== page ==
An Installation By Beth Lipman
This is a story that spans two centuries by way of two women.
The first is Adeline Myers. Born into a prosperous Norfolk family in 1791, this sparkling lass, fluent in French and well-versed in social graces, was to be married in 1819. Her fiance died just days before the wedding, and she never courted again. After her mother died in 1823, she dutifully served as her father's hostess and household manager until her death in 1832.
The second is Beth Lipman, a Wisconsin resident first known as a glass artist now gaining renown as a conceptual artist. For those unfamiliar with the term, in conceptualism, the ideas involved in the work transcend the traditional measures of the medium alone. Conceptual art is usually presented as an installation, and Lipman, in her recent works, has essentially married the concepts of still-life paintings with glass sculpture.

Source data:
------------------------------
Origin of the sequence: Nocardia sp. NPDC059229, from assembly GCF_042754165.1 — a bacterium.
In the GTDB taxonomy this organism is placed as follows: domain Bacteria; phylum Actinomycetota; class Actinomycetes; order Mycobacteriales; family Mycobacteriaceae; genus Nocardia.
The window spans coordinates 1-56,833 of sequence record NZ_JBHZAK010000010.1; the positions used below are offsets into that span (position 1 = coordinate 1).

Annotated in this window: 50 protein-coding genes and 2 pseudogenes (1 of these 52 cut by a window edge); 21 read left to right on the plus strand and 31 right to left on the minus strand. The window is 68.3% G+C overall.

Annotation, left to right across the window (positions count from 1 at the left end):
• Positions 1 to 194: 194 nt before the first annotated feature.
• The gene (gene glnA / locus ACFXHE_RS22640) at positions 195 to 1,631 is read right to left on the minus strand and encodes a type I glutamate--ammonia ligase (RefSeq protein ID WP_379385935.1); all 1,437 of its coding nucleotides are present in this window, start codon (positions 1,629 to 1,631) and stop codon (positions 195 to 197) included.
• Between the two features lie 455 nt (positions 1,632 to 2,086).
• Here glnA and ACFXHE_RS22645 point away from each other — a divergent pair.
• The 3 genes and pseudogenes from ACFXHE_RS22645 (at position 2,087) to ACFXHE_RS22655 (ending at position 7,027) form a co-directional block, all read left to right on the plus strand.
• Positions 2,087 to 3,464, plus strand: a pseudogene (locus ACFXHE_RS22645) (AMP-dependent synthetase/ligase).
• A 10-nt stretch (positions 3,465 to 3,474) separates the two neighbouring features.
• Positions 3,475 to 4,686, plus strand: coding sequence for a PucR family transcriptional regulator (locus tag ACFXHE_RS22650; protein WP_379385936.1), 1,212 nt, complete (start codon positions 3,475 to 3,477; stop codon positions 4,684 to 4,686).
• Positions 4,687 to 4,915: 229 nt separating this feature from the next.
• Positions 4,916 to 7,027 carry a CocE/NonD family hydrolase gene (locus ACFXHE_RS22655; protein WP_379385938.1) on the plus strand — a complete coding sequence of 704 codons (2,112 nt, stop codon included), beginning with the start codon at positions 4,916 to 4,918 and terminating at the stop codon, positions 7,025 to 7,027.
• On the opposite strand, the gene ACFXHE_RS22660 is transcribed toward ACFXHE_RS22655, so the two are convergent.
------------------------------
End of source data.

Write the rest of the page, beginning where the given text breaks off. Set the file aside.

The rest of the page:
In the Adeline's Portal installation, Lipman reimagines and reinterprets items from the Myers household in clear glass. Of particular note is how she took a needlepoint sampler Adeline created around the turn of the 19th century, reinvented it in oversized glass, and then incorporated the sampler into the overall installation. It's as if the hand of Adeline is still at work through the hands of Beth.
Lipman crafted the objects while serving as an artist in residence at the Chrysler Museum Glass Studio in March 2013. For details on her residency, click here.
Adeline Myers' birthday, like that of her siblings, was recorded in the Myers family Bible. Click image to enlarge.
ABOUT ADELINE MYERS
She loved music; she sang and played both the harp and the pianoforte.
She enjoyed traveling and would lament when her father or brothers would go on trips without her.
She was very close with her brothers and sisters, so much so that her friend Julia Mordecai commented about it in a letter. Her brother Sam also entrusted his personal journal to her.
She was well read, and owned a book called "Female Biography" that was given to her by her brother John.
Her father, an accomplished merchant shipper, named one of the ships in his fleet after his daughter. The Adeline Myers was lost at sea in 1809.